The Problem of Plagiarism

The DeVry Institute's "Using CyberSources" web page (unfortunately, no longer accessible by the general public) defines plagiarism as "the use of another person's words or ideas as if they were your own" and gives such examples as "the incorporating of quoted, paraphrased, or summarized material without documenting the source, the use of any graphs or tables (even if you created the graph from information you have not credited), or the use of an argument that was presented by another." It is important to realize that this definition doesn't say anything about the intention behind the omission -- using material without acknowledgement is considered to be plagiarism, whether this was the result of an intentional attempt to take credit for others' work, a lack of time in which to document sources before a paper was due, or simply not knowing that sources must be acknowledged to avoid plagiarism.

It is vitally important to give credit where credit is due. Plagiarism is a serious academic offense, which denies others credit for their original ideas and work while attempting to take the credit for yourself. When plagiarism is attempted or committed, a number of problems arise:

Mitch Sanders' Plagiarism and Academic Honesty page (which has been removed from the Web) is correct in calling plagiarism "the intellectual equivalent of stealing." It is with good reason that most universities have explicit policies opposing plagiarism, and UNT is no exception:

Excerpts from UNT's Undergraduate Student Handbook:

2.Academic dishonesty - plagiarism

"The term 'plagiarism' includes, but is not limited to:

a. the knowing or negligent use by paraphrase or direct quotation of the published or unpublished work of another person without full and clear acknowledgment, and/or

b. the knowing or negligent unacknowledged use of materials prepared by another person or by an agency engaged in the selling of term papers or other academic materials."

Penalties In My Courses

Because of the serious nature of plagiarism -- whether intentional or not -- I reserve the right to deduct five letter grades from any academic paper in my courses that fails to cite its sources. A little bit of math will reveal that this means a maximum grade of 50 percent (an F) on the paper, after deducting five letter grades -- fifty percent -- from a perfect score of 100 percent. The actual deduction may be lower for papers that include a bibliography but no footnotes or in-text citations, or for papers that cite a few (but not all) of their sources, but this is a very serious problem and will be dealt with appropriately.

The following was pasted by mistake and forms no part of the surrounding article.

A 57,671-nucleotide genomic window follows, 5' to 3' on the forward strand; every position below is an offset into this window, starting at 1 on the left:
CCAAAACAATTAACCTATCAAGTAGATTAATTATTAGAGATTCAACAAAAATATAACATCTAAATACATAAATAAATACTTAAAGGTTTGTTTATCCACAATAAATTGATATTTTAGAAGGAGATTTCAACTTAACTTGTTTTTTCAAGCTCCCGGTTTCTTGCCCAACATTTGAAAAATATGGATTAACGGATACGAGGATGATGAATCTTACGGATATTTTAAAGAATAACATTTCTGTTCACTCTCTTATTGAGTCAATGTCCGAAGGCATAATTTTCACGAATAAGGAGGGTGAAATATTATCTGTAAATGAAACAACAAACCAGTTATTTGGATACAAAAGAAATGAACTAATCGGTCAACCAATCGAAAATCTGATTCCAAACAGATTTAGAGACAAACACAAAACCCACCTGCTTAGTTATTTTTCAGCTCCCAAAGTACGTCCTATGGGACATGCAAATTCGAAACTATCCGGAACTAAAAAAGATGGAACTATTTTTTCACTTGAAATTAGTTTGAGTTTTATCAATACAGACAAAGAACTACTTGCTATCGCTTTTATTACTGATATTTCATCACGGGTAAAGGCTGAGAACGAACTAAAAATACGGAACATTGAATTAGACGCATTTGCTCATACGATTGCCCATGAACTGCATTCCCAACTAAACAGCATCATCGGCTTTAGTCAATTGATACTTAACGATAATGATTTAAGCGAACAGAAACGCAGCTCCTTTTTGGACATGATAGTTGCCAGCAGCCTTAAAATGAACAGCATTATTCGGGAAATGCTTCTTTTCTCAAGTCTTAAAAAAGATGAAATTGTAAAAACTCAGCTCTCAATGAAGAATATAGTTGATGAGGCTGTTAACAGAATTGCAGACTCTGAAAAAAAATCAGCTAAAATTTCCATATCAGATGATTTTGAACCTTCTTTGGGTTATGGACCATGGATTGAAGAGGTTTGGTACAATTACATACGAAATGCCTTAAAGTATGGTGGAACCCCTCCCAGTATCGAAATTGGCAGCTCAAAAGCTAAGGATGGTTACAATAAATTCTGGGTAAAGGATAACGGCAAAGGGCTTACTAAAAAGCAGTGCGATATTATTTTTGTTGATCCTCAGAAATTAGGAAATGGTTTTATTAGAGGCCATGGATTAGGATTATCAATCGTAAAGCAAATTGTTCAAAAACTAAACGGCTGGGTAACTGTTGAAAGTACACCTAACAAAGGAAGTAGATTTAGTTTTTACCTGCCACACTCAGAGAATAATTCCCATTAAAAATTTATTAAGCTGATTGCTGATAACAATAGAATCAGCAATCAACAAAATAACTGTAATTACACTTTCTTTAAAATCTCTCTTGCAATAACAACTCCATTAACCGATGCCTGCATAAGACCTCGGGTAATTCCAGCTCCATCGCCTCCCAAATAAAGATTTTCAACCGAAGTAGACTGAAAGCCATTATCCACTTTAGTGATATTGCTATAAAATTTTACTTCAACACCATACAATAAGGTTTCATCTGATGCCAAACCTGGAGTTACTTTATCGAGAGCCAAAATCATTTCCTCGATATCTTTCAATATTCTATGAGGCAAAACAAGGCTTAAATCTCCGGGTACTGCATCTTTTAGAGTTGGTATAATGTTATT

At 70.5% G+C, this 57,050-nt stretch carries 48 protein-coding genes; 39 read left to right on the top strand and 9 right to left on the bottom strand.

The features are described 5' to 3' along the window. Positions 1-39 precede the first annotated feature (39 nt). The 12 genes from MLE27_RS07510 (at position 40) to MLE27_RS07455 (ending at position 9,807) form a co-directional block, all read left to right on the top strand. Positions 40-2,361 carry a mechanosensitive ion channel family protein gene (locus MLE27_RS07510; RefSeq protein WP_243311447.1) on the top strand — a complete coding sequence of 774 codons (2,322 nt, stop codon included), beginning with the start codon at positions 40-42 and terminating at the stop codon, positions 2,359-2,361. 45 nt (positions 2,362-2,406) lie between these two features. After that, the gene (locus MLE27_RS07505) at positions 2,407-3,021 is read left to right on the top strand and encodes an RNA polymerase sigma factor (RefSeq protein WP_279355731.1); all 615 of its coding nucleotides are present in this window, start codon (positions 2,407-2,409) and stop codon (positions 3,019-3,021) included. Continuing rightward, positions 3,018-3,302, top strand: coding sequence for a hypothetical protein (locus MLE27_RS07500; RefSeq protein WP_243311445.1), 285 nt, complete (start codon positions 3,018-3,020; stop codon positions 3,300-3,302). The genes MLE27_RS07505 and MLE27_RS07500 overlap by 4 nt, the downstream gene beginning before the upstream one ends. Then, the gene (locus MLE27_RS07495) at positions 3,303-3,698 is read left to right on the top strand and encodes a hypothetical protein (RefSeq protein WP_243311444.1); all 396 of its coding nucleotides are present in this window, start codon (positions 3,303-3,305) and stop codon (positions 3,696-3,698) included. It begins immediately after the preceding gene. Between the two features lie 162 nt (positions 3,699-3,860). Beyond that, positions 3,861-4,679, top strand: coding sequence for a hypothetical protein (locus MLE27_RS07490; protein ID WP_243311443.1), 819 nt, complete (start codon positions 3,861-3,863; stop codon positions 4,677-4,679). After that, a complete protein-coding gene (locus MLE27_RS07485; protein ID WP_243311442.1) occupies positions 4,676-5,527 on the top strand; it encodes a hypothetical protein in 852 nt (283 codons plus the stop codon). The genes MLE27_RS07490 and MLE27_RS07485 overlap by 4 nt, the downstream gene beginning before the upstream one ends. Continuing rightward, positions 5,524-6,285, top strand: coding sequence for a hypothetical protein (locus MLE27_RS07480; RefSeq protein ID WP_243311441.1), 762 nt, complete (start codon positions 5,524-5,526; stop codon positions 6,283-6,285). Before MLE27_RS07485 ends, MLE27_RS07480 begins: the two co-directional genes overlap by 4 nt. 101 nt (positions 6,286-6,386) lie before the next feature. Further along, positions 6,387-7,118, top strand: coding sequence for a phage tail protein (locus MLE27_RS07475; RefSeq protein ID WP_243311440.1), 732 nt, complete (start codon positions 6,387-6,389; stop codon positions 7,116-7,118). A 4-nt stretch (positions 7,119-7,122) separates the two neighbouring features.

General Citation Guidelines

Bearing in mind the problems that can be posed by plagiarism and the potentially serious consequences, here are a few general guidelines to help students cite their sources correctly:

Additional Resources

Parenthetical Citations and Footnotes

By looking at your citation, a reader should be able to determine which source from your bibliography was used for a particular point, and where to look in that source (i.e., which exact page) if further research is needed.

Feel free to use any format that gets all of the information across. I personally prefer simply using the author's last name, a comma the year of publication, a colon, and the page number (as long as this uniquely identifies the source that is used -- other information may be needed if your bibliography includes several works by the same author that were published in the same year). Any of the following styles can be used, though, as long as they indicate which source was used and which page is being referenced. Similarly, I personally prefer using in-text (parenthetical) citations, but footnotes or endnotes may also be used.

In-text (Parenthetical) Citations:

It is generally considered preferable in many circumstances to give the author's name in the sentence itself, in which case the citation only needs to include the year of publication (to identify the source being used) and the page number in question:

Where this can not be done easily, or where it does not make as much sense, citations should be given at the end of a phrase or sentence and should include the author's name:

More details, including discussions of citation/footnote/endnote formats in APA, MLA, and Turabian/Chicago style, can be found in the Additional Resources section at the bottom of this page.

Footnotes or Endnotes

Footnotes and endnotes are not used as often in the social sciences as in-text citations, although certain other disciplines (and certain social science journals) prefer the use of footnotes or endnotes. In undergraduate papers, the choice between in-text cites, footnotes, and endnotes is generally up to the writer (unless the professor requests a particular format).